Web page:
In their 2015 book Church Refugees, Josh Packard and Ashleigh Hope discuss a demographic of people they call the “dechurched” or the “dones.” This group of Christians consists of people of faith who want to maintain their spiritual lives but believe the institution of the church is holding them back from doing just that, causing them to leave organized religion and pursue spiritual life on their own.
The book consists of sociological research presented alongside personal narratives from study participants. Packard and Hope offer readers the real stories of the dones and interpretations of their experiences using sociological data collected from their studies.
The narratives tend to follow this trend: A church member is heavily involved in a church community. They serve on the elder board. volunteer often, have deep friendships there or some other strong connection that motivates them to stay. However, they are in some way dissatisfied.
They disagree with some of the church teachings or would like to see their church getting involved in the community and doing more service projects. Yet, because they are so connected with the church community already, they find it tough to leave.
In fact, Packard and Hope found that church members were willing to remain members even when their pastor asserted views they disagreed with. For example, some study participants said they disliked but dealt with church teachings that were hateful toward the LGBTQ community, even though they had close friends who identified as such. Their reasons for staying often included seeing the church as an outlet for community involvement and service.
Eventually, though, the dones reach a breaking point. They begin to feel the church’s structure has “actively prevented them from doing the work” they feel called to do. This is when their grievances with the church begin to outweigh the things the institution offers.
In chapter three, Packard and Hope discuss briefly how many of the dones viewed the church’s “devotion to the Sunday morning gathering as a resource hog.” Churches that claimed to focus on community outreach or small group Bible studies were spending most of their resources on their Sunday service.
Reflecting on this, the dones felt this focus left little time, energy and resources to support the kinds of activities they were interested in. Churches were viewing the Sunday service as the most important event taking place and did not prioritize other areas of spiritual growth.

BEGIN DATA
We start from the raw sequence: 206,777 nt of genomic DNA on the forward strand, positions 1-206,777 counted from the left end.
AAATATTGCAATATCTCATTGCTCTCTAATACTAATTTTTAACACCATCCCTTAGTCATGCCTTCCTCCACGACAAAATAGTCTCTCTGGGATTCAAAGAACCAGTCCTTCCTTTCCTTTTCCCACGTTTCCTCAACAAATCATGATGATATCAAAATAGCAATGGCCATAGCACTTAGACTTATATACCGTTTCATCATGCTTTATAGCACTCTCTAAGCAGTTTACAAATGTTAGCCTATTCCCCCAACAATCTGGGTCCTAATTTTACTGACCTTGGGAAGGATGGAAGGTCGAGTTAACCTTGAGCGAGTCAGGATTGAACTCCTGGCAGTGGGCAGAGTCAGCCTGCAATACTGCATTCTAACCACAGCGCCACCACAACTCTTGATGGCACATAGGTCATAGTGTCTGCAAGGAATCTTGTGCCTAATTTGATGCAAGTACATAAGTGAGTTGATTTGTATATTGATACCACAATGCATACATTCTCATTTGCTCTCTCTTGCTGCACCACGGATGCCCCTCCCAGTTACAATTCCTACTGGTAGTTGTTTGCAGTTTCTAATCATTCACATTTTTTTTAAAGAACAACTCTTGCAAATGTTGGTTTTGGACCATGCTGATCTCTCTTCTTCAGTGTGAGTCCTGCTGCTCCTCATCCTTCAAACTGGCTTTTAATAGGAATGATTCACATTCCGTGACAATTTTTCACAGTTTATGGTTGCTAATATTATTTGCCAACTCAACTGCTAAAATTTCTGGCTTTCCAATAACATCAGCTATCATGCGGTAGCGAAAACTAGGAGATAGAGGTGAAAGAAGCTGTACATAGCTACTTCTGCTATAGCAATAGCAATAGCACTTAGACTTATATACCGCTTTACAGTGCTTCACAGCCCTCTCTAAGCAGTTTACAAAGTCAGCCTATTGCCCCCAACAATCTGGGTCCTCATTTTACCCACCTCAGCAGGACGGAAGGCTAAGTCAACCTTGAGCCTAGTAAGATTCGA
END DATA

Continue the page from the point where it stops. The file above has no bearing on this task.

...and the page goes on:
The book also points out that business-like attitudes among church leaders keep church members from carrying out projects and events they feel called to take on. One participant named Katie noted that her church would not support her efforts to start an art therapy group at the church because, due to a high population of Muslim families in the area, the children attending the group may not be church members and may not be Christians at all. For Katie, art therapy was a way she could help kids in her community, but she did not feel comfortable evangelizing them. She just wanted to provide a safe space to share her passion for art with the community and looked toward her church to help facilitate that.
“The value of an event was measured by the number of potential new church members.”
When the church rejected her, she “decided to start the organization as a nonprofit, and ultimately left her congregation.” She believes the church’s response revealed the transactional nature of its outreach. The value of an event was measured by the number of potential new church members, and no other factors of spiritual formation informed their decision. The institution of the church was operating like a business, not like a house of faith.
So, the dones are leaving behind the church. But they do not necessarily leave their faith.
In fact, it seems they have a strong desire to maintain their spiritual lives. The reason the dones have dechurched themselves is not that they no longer believe in God. Rather, it is because they feel the church is no longer fostering an environment in which they can spiritually grow.
Packard and Hope said this is why their book is titled “Church Refugees.” The dones “feel they’ve been forced to leave a place they consider home” because it is “spiritually dangerous for them to remain.” These people have dedicated a great portion of their lives to the institution of the church and do not want to go. Yet, they know the church’s inability to serve them in the ways their spirits require is holding them back. It is perhaps even causing them to be estranged from God in unhealthy ways.
They are leaving to save their spiritual lives.
Outside the church, the dones often seek ways to foster spiritual growth. Small groups, Bible studies and other non-institutional activities that prioritize relationships and conversation over doctrine and business-like decisions provide spaces in which they can explore their personal relationships with God free of judgment and structure that is holding them back.
Mallory Challis currently serves as a Clemons Fellow with BNG and is a senior at Wingate University.
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